Oil Price Rises Slightly as Hurricane Harvey Hits Demand

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FILE PHOTO: Clouds from Hurricane Harvey are seen in the background as smoke rises from a burn off at an oil refinery in Corpus Christi, Texas, U.S. August 26, 2017. REUTERS/Adrees Latif/File Photo

Crude oil prices rose slightly Thursday, contrary to the expectations of the Organisation of Petroleum Exporting Countries (OPEC), as oil traders focused more on Hurricane Harvey’s hit on oil demand than the impact on supply disruptions.

U.S. West Texas Intermediate (WTI) crude futures closed the month down eight per cent, their steepest monthly loss since July 2016.

However, the contract traded at $46.09 a barrel, up 13 cents Thursday, after falling more than one per cent on Wednesday.

International benchmark Brent crude traded at $51.22, up 36 cents from the previous session, when the contract fell on Wednesday.

Reuters reported that concerns had spread over falling demand in the world’s top oil consuming country after tropical storm Harvey knocked out almost a quarter of the refineries in Texas.

Harvey, which brought record flooding to the U.S. oil heartland of Texas and killed at least 35 people, has paralysed at least 4.4 million barrels per day (mbpd) of refining capacity.

However, for veteran OPEC officials, Hurricane Harvey’s impact on global oil markets was one of the strangest things they have seen, as the storm has led to some of the biggest disruptions to U.S. energy infrastructure, but failed to boost crude prices.

In contrast with previous major hurricanes such as Katrina in 2005, Harvey has actually seen oil prices edge down, as traders focused more on the hit to demand from damaged U.S. refineries than the blow to supply from knocked-out production.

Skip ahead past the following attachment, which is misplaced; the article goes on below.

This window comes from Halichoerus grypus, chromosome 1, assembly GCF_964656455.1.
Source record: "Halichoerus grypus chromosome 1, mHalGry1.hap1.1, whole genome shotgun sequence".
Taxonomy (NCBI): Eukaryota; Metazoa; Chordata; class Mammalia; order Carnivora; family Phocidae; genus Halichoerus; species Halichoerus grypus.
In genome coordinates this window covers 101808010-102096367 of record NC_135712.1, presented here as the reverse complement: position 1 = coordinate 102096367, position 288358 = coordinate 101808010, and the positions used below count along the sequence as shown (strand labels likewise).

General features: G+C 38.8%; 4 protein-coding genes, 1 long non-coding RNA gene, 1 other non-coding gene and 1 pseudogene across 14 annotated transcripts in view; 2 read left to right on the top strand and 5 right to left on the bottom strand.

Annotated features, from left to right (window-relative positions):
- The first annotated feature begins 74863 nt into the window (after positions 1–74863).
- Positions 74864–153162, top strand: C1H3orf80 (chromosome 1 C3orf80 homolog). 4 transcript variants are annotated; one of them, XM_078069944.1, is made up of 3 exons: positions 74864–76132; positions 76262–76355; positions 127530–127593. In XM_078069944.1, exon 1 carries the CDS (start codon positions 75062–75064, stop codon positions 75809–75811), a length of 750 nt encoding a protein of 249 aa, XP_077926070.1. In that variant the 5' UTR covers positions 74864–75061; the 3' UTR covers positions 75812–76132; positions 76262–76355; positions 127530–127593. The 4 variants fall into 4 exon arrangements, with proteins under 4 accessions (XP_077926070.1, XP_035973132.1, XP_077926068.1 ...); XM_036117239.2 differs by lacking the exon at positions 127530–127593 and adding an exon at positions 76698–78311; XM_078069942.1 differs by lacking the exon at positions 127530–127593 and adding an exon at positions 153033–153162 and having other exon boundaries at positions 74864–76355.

Like Hurricanes Katrina or Gustav, when strong winds mainly caused damage to oil production, Harvey has also severely disrupted the U.S. refining industry and products pipelines, causing a spike in products prices.
This development is said to be frustrating for OPEC countries currently restricting oil supplies in an attempt to push prices higher.

United States’ biggest fuel transport system, the Colonial Pipeline, also said it would shut its main diesel, jet fuel and gasoline lines because of outages at its supply points.

The U.S. Energy Department said Thursday it would release 500,000 barrels of crude oil from the Strategic Petroleum Reserve, as Harvey’s disruption of the petroleum industry had spiked motor fuel prices.

Oil will be delivered to the Phillips 66 refinery in Lake Charles, Louisiana, which has not been affected by the storm that has hammered the U.S. gulf coast for several days.

The reserve, established in the early 1970s after the Arab oil embargo caused panics over fuel supply, currently contains 679 million barrels of oil. It is a small release of crude for a country that uses nearly 20 million barrels of petroleum products daily.

OPEC and several non-OPEC producers led by Russia had cut a combined 1.8mbpd from their output since the start of the year in the hope of bringing global oil and products stocks down to around 2.7-2.8 billion barrels from the current record-high of over 3 billion.

In the past two years, OPEC has restrained production to prop up prices, because the pain of cheaper barrels was putting too much stress on most members’ finances.
But the move has revived growth in the U.S. oil industry, with production and exports hitting new highs – until Harvey.

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